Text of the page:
“It is with the memory of the vision of Nelson Mandela that we wish to also achieve the ideal of a better Africa and to contribute to building a better world,” Zuma told students and academics.

Zuma vs. Madikizela-Mandela over Qunu

South Africa – President Jacob Zuma has filed a notice to oppose Winnie Madikizela-Mandela’s reported application to have access to government documents relating to Nelson Mandela’s Qunu property.
 
“Madikizela-Mandela’s lawyers want Zuma and the Department of Rural Development to produce information that would prove the claim that the Qunu property belonged to Mandela or to prove the validity of the property’s title deed”

“The state attorney filed a notice to oppose the action, pending instructions from the president,” presidency spokesman Mac Maharaj said on Sunday.

Maharaj could not provide details of when the notice was filed, or any other information.

In October, Madikizela-Mandela’s attorney Mvuzo Notyesi told Sapa she filed papers in the Mthatha High Court challenging Mandela’s estate, seeking the rights to his Qunu home.

Madikizela-Mandela was the former president’s second wife for 38 years.

It emerged she was left out of his will, after he died in December last year.

Madikizela-Mandela claimed Mandela may have committed land fraud when he registered a plot of land in Qunu, Eastern Cape, in his own name.

She claims that abaThembu king Buyelekhaya Dalindyebo gave her the land when Mandela was imprisoned and that it was rightfully hers. She contends that the registration of the house under Madiba’s name was unlawful and should be set aside.

The Sunday Times earlier reported that Madikizela-Mandela’s lawyers want Zuma and the Department of Rural Development to produce information that would prove the claim that the Qunu property belonged to Mandela or to prove the validity of the property’s title deed — claims that she disputes.

’Hoot for Zuma to go’ banner in KZN

A banner, urging motorists hoot if they want President Jacob Zuma to resign, has reportedly appeared on a Pietermaritzburg bridge.

The banner, which reads “Hoot! Zuma must go”, resulted in several hoots from motorists, according to our correspondent.

Beeld reported that two men draped the poster on the bridge overnight.

“People are struggling. I am disappointed. Zuma is not doing anything and should resign,” one man was quoted as saying, adding that “whoever hung up this poster has a lot of courage”.

Another man said that he voted for Zuma in 2009 but was tired of empty promises.

“Maybe Deputy President Cyril Ramaphosa will do better. But Zuma must go,” the man added.

Disrespectful

Mandy Spenceley said she is not happy with Zuma but the banner is disrespectful to the president. “I’m totally against it. He is our president and deserves to be respected at all times. I do feel he is trying his best. This banner could cause major distraction on the road or perhaps even road rage; if someone hoots, it shows they want Zuma out and a supporter of Zuma’s may get angry,” she warned.

Provincial ANC secretary Sihle Zikalala said they have noticed campaigns against the president and view these as attempts to undermine democracy.

“Zuma was voted for by millions of people and those defeated are going all out as if he was not elected. They are mobilising people against the ANC and Zuma. We warn them that they’re not going to win because people are not going to be deceived by their lies,” Zikalala said.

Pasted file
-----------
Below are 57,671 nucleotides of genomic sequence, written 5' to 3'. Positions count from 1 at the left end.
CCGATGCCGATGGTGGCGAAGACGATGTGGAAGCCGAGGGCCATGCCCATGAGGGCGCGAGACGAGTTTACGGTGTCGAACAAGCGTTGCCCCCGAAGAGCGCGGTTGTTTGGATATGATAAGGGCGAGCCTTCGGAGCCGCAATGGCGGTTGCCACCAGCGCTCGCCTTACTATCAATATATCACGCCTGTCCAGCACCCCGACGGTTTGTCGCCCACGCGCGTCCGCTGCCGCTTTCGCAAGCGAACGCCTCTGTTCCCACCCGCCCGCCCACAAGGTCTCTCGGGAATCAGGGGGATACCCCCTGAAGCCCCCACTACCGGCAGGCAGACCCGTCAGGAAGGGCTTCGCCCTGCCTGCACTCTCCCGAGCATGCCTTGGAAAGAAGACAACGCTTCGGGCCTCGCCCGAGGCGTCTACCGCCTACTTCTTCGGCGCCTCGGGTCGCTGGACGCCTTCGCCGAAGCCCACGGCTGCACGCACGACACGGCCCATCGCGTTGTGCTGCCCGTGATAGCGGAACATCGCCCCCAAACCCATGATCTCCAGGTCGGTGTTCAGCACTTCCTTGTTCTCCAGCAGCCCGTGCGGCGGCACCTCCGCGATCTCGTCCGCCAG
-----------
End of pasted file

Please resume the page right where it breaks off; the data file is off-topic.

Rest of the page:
Asked for comment on the banner, Glenn McArthur, DA councillor for Ward 26, laughed as he said, “Being on a rubbish bag is very appropriate; it gets the message across very appropriately.”

Zuma seen as a liability

Chairperson of the Democracy Works Foundation, William Gumede, said people view the president as a liability and want him to step aside. “The ANC must find a way to resolve the problems and must quickly bring succession. The longer he stays in the presidency, the more the country will continue to suffer,” he said.

Gumede said dissatisfaction and numerous splits from the ANC under Zuma’s leadership have prompted the black-middle class and intellectuals to leave the party. He said the ANC is losing youth and its staunch supporters are people benefiting from the State, such as those getting social grants and pensioners.

“The future of the ANC depends on how they act now. The longer Zuma stays in power, the more the party will split. With so many groups leaving the party, it will be difficult to deliver. Senior ANC leaders must wake up or else the party will continue declining.”

  • The banner displays the symbol of anarchism, the ‘A’ in a circle. According to Anarchism.net, the symbol was created during the 20th century and is a more modern symbol than the classical black flag of anarchism. “Its origin is not known, but there is evidence that the symbol was used by some anarchists during the Spanish Civil War and later by the Belgian organisation Alliance Ouvriere Anarchiste.

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Jacob Zuma to have heart problem and resign as President: Sangoma predicts

Well known sangoma Mangaliso Petse makes predictions on the future of the Economic Freedom Fighters and the future of President Jacob Zuma. In a video released by a local newspaper, Petse pulled a shocker when he claimed that South Africa’s President, Jacob Zuma will resign soon.

Regarding EFF, Petse said he sees things falling apart in EFF and infighting taking centre stage. He claimed that EFF leader Julius Malema will be accused of being undemocratic by his party members and they will stop trusting him.

The sangoma also said Zuma will not finish his term as the leader of the country.